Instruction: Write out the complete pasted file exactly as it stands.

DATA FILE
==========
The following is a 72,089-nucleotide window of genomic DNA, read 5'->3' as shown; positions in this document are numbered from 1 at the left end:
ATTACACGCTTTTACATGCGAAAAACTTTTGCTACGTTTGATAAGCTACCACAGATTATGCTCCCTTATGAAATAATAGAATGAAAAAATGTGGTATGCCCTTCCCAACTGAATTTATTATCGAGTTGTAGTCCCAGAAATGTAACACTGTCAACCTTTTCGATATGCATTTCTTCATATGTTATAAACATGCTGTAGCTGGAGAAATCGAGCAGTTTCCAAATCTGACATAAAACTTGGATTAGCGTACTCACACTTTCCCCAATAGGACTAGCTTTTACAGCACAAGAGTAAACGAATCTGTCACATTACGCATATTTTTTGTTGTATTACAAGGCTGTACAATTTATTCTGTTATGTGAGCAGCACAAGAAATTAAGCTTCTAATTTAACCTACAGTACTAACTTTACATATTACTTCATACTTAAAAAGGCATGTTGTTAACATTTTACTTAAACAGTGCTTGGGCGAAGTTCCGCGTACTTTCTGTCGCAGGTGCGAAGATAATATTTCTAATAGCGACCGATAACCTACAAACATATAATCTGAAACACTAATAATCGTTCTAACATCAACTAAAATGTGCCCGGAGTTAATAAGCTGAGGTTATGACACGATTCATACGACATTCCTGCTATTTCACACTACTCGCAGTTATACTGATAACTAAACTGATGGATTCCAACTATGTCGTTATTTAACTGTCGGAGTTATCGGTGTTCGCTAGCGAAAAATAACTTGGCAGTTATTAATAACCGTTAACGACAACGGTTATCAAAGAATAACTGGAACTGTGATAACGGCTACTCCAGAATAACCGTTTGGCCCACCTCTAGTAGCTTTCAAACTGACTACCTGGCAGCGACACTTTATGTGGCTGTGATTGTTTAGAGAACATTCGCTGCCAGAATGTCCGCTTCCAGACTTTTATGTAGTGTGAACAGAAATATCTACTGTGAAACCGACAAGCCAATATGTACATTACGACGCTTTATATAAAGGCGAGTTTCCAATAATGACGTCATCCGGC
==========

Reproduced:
The following is a 72,089-nucleotide window of genomic DNA, read 5'->3' as shown; positions in this document are numbered from 1 at the left end:
ATTACACGCTTTTACATGCGAAAAACTTTTGCTACGTTTGATAAGCTACCACAGATTATGCTCCCTTATGAAATAATAGAATGAAAAAATGTGGTATGCCCTTCCCAACTGAATTTATTATCGAGTTGTAGTCCCAGAAATGTAACACTGTCAACCTTTTCGATATGCATTTCTTCATATGTTATAAACATGCTGTAGCTGGAGAAATCGAGCAGTTTCCAAATCTGACATAAAACTTGGATTAGCGTACTCACACTTTCCCCAATAGGACTAGCTTTTACAGCACAAGAGTAAACGAATCTGTCACATTACGCATATTTTTTGTTGTATTACAAGGCTGTACAATTTATTCTGTTATGTGAGCAGCACAAGAAATTAAGCTTCTAATTTAACCTACAGTACTAACTTTACATATTACTTCATACTTAAAAAGGCATGTTGTTAACATTTTACTTAAACAGTGCTTGGGCGAAGTTCCGCGTACTTTCTGTCGCAGGTGCGAAGATAATATTTCTAATAGCGACCGATAACCTACAAACATATAATCTGAAACACTAATAATCGTTCTAACATCAACTAAAATGTGCCCGGAGTTAATAAGCTGAGGTTATGACACGATTCATACGACATTCCTGCTATTTCACACTACTCGCAGTTATACTGATAACTAAACTGATGGATTCCAACTATGTCGTTATTTAACTGTCGGAGTTATCGGTGTTCGCTAGCGAAAAATAACTTGGCAGTTATTAATAACCGTTAACGACAACGGTTATCAAAGAATAACTGGAACTGTGATAACGGCTACTCCAGAATAACCGTTTGGCCCACCTCTAGTAGCTTTCAAACTGACTACCTGGCAGCGACACTTTATGTGGCTGTGATTGTTTAGAGAACATTCGCTGCCAGAATGTCCGCTTCCAGACTTTTATGTAGTGTGAACAGAAATATCTACTGTGAAACCGACAAGCCAATATGTACATTACGACGCTTTATATAAAGGCGAGTTTCCAATAATGACGTCATCCGGC